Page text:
Now, are these going to appear as PiP (Picture in Picture), in a 2x2 matrix?
If so, you might want to alter the time on some to match perfectly (or very nearly so). Time Stretch can be either a +, or a - rate.
Otherwise, if you are cutting, the Time Stretch might work to, should you be rapidly cutting between the 4 takes.
I do not know of any auto, or semi-auto way to match things up.
Hunt, thanks for the quick reply.
The intended PiP layout is 2 side-by-side, best two angles for each of 24 forms from the 4 tracks, with a strip at the bottom reserved for form descriptions (each Tai Chi routine has a fixed number of forms in a specific sequence).
Cut each video track into 24 segments, with each cut at a specific point in the performers motion (this will be 23 x 4 = 92 cuts – very time consuming. Then I would time-stretch each of the 4 angles for each form so that the start and end of each cut would match (not just the total time), so that at playback, each form would appear to be performed at exactly the same time, so that fades or cuts between angles would look smooth as silk.
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I've been trying to come up with things that might help, but even multi-cam in PrPro would not help, since we have 4 performances per position. It's really too bad that the audio was not being played during the performance and recorded on camera. You could have used that to establish visual sync, and then eliminated it for the CD version, ripped to PCM/WAV.
Since you obviously know the positions, you are ahead of the game. I'd say to manipulate it, until you are happy, and then only a master might pick up a tiny OOS (sync of the visuals here) issue.
Before you just cut things apart, I'd start and see how things go. When you do need to make a cut, that can be used to re-sync, and to apply more/less Time Stretch.
Things might be closer, than you think. Also, remember that an audience cannot and will not focus on both PiP's at the same time. Really close might be everyone else's "perfect."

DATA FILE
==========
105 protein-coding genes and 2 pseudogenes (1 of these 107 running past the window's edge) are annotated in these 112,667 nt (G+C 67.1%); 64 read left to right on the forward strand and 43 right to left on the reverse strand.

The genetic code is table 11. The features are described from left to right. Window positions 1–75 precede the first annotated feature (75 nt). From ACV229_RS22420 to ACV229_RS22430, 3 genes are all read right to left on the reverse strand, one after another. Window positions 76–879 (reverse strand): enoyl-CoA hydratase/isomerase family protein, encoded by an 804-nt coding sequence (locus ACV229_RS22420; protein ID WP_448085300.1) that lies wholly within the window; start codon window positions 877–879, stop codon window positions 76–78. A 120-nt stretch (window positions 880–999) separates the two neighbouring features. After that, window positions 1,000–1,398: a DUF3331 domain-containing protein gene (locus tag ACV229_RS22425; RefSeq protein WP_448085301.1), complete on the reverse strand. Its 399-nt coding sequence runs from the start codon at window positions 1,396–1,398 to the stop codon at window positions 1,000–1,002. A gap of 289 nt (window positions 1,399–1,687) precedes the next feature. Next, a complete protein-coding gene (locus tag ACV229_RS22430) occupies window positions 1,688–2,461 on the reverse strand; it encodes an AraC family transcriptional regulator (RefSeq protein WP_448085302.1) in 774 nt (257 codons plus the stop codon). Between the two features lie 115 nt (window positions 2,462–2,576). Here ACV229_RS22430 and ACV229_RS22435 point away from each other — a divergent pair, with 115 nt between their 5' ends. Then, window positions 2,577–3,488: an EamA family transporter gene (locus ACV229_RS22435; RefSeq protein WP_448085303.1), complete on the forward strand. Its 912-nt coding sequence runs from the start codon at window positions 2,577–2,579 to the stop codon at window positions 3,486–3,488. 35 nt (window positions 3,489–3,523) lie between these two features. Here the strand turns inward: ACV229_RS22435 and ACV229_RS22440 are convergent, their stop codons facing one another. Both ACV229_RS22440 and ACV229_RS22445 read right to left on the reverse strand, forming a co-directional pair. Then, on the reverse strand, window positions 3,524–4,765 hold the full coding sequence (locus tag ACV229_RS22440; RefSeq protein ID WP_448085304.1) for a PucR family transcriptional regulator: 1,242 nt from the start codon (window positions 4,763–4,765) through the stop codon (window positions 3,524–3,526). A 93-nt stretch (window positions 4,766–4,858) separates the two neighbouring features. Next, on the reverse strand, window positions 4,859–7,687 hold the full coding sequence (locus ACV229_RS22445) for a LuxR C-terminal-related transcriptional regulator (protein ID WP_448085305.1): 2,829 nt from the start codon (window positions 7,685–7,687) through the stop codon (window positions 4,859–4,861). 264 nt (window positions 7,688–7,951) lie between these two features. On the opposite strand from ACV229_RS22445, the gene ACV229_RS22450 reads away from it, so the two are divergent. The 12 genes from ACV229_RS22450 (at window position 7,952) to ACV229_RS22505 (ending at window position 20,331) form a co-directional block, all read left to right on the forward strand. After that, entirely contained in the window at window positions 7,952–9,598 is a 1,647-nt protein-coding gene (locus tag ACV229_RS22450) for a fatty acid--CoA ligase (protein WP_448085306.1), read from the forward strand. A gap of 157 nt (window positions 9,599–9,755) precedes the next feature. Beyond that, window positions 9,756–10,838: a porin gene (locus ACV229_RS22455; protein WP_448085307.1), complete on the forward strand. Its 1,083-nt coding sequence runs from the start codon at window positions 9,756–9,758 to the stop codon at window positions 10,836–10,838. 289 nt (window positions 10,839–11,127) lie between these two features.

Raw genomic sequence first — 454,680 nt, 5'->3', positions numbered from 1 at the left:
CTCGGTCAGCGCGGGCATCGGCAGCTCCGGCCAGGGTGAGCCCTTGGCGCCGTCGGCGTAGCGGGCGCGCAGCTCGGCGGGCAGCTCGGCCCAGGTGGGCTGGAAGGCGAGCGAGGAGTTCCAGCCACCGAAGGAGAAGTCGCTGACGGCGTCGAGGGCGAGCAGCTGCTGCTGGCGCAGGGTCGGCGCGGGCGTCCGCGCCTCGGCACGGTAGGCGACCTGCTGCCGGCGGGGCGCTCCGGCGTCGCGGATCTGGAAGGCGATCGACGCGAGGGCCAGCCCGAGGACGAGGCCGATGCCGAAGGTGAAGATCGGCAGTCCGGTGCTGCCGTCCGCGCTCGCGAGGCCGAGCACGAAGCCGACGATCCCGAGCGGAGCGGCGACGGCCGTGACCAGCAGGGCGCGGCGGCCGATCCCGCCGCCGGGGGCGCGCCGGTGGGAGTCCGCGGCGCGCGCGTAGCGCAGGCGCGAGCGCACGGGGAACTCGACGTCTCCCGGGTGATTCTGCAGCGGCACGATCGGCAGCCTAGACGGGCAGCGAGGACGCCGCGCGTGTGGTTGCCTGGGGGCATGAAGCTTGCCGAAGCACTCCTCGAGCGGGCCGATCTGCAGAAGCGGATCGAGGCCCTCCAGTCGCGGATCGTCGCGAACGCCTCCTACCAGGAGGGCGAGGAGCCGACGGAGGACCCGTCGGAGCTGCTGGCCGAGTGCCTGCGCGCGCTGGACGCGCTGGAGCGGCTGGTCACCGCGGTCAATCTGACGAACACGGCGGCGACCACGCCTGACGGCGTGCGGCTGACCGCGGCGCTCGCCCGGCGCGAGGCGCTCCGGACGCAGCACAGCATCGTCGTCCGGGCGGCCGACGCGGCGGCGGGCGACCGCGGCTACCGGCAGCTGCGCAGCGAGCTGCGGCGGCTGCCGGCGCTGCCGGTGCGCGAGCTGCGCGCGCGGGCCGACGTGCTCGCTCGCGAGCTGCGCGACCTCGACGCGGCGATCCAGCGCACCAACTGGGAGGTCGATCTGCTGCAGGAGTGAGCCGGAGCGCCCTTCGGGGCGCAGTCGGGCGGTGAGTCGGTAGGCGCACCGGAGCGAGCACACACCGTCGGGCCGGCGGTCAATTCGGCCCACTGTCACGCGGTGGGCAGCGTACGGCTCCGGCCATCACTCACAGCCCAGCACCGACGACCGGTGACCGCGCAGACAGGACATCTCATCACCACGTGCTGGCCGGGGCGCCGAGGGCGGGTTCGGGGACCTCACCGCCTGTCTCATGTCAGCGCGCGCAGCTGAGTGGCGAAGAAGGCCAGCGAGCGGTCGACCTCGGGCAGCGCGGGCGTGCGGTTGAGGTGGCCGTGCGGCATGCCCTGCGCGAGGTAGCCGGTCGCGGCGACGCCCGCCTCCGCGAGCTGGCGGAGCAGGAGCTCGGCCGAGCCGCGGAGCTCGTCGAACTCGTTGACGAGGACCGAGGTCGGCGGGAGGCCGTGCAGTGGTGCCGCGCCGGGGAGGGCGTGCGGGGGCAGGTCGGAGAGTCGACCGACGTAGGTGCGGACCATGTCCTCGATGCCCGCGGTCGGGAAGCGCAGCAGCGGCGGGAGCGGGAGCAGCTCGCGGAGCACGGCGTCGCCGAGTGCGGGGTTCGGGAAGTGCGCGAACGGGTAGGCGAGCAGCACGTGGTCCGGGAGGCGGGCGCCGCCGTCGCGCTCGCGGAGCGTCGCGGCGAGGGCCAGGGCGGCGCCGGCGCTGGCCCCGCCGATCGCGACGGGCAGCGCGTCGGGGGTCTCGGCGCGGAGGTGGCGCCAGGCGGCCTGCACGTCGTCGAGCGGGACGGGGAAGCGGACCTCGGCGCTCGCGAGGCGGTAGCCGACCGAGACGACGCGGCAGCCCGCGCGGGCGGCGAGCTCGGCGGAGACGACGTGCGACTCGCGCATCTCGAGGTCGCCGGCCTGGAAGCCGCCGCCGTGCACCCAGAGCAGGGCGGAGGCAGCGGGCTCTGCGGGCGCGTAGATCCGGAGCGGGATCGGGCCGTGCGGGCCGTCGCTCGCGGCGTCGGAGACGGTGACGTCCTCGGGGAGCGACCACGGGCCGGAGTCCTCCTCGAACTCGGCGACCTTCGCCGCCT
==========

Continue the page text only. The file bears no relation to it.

I wish you luck. Going back decades, I had to shoot an open heart surgery from outside the OR. I did get my sound man inside, and he recorded two hours of wild sound. I was behind a glass, shooting, and there was no way to run a cable for the sync. I feared editing that shot. Early on in prep, I found the surgery nurse opening a sterile pack of instruments. They were wrapped in cellophane, and I found the audio for that operation. In 5 mins. we had sync on that. We just ran the film and tape, and sat in amazement. Everything was in sync. When I changed magazines, the sound guy must have changed tapes. The entire two hours was in almost perfect sync. Now, we did not have many closeups of the team, and they were all masked, so there were no frame filling lips moving, but we left the editing booth about 10:00PM and went drinking. We'd budgeted 2 - 3 days to handle that footage! Now, only about 45 sec. appeared in the final cut of the film, but we had all of for the director, and were very satisfied. She knew of our problems getting all of the gear inside the OR, and we'd primed her of how tough it might be. She assumed that we'd sneaked a sync cable past the bio-tech people, and did not get caught. I wish you even more luck, than we had.
Thanks for the feedback (and the great story, BTW).
It looks like I'll simply have to bite off time-stretching across the 4 tracks for each of the 24 forms. I may learn a short-cut along the way. (The next batch of Tai Chi footage is for an 88-form routine!).
Look upon this as a "learning experience" working up to the "feature film." If you do discover any shortcuts, or enhancements along the way, please do share them in this thread - you will educate me, and will help others in the future. In the past, I have used cut-away shots, but that will not help in your particular case.
Still have not come up with any thoughts that might help you.
Definitely a learning experience, and however this turns out, I will post what I actually did, with any tips, tricks or traps I encounter.
We'd love to see the final output, and your steps to achieve the final. Those will very likely help others in the future.
Great luck - sounds like a very interesting Project!